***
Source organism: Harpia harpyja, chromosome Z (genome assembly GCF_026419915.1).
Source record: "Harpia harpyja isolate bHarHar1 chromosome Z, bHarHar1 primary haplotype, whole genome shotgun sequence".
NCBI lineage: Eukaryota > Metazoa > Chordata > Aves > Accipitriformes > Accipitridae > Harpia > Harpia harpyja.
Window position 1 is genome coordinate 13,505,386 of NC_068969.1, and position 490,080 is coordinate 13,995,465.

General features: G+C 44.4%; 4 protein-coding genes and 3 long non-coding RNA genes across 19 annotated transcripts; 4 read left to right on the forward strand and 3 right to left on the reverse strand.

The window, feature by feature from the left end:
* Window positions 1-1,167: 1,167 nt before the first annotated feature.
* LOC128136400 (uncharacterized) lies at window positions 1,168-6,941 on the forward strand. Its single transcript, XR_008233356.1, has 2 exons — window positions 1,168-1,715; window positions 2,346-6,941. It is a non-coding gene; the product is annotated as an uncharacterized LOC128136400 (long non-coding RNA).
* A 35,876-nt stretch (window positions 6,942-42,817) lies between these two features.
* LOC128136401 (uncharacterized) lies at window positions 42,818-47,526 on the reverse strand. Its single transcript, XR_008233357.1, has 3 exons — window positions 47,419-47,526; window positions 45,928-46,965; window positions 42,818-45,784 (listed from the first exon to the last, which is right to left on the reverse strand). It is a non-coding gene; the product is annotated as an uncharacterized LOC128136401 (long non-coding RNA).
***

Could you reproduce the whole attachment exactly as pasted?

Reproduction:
Source organism: Harpia harpyja, chromosome Z (genome assembly GCF_026419915.1).
Source record: "Harpia harpyja isolate bHarHar1 chromosome Z, bHarHar1 primary haplotype, whole genome shotgun sequence".
NCBI lineage: Eukaryota > Metazoa > Chordata > Aves > Accipitriformes > Accipitridae > Harpia > Harpia harpyja.
Window position 1 is genome coordinate 13,505,386 of NC_068969.1, and position 490,080 is coordinate 13,995,465.

General features: G+C 44.4%; 4 protein-coding genes and 3 long non-coding RNA genes across 19 annotated transcripts; 4 read left to right on the forward strand and 3 right to left on the reverse strand.

The window, feature by feature from the left end:
* Window positions 1-1,167: 1,167 nt before the first annotated feature.
* LOC128136400 (uncharacterized) lies at window positions 1,168-6,941 on the forward strand. Its single transcript, XR_008233356.1, has 2 exons — window positions 1,168-1,715; window positions 2,346-6,941. It is a non-coding gene; the product is annotated as an uncharacterized LOC128136400 (long non-coding RNA).
* A 35,876-nt stretch (window positions 6,942-42,817) lies between these two features.
* LOC128136401 (uncharacterized) lies at window positions 42,818-47,526 on the reverse strand. Its single transcript, XR_008233357.1, has 3 exons — window positions 47,419-47,526; window positions 45,928-46,965; window positions 42,818-45,784 (listed from the first exon to the last, which is right to left on the reverse strand). It is a non-coding gene; the product is annotated as an uncharacterized LOC128136401 (long non-coding RNA).